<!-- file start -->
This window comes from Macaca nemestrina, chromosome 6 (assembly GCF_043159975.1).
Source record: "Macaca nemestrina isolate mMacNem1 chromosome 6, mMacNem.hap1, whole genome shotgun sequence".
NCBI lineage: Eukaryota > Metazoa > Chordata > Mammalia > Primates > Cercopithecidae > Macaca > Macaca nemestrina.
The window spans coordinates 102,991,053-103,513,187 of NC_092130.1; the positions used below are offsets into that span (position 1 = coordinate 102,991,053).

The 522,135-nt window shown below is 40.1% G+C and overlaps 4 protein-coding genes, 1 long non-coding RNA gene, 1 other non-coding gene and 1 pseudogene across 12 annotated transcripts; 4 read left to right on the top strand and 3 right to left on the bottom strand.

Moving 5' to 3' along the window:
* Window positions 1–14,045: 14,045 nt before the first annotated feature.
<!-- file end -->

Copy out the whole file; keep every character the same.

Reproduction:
This window comes from Macaca nemestrina, chromosome 6 (assembly GCF_043159975.1).
Source record: "Macaca nemestrina isolate mMacNem1 chromosome 6, mMacNem.hap1, whole genome shotgun sequence".
NCBI lineage: Eukaryota > Metazoa > Chordata > Mammalia > Primates > Cercopithecidae > Macaca > Macaca nemestrina.
The window spans coordinates 102,991,053-103,513,187 of NC_092130.1; the positions used below are offsets into that span (position 1 = coordinate 102,991,053).

The 522,135-nt window shown below is 40.1% G+C and overlaps 4 protein-coding genes, 1 long non-coding RNA gene, 1 other non-coding gene and 1 pseudogene across 12 annotated transcripts; 4 read left to right on the top strand and 3 right to left on the bottom strand.

Moving 5' to 3' along the window:
* Window positions 1–14,045: 14,045 nt before the first annotated feature.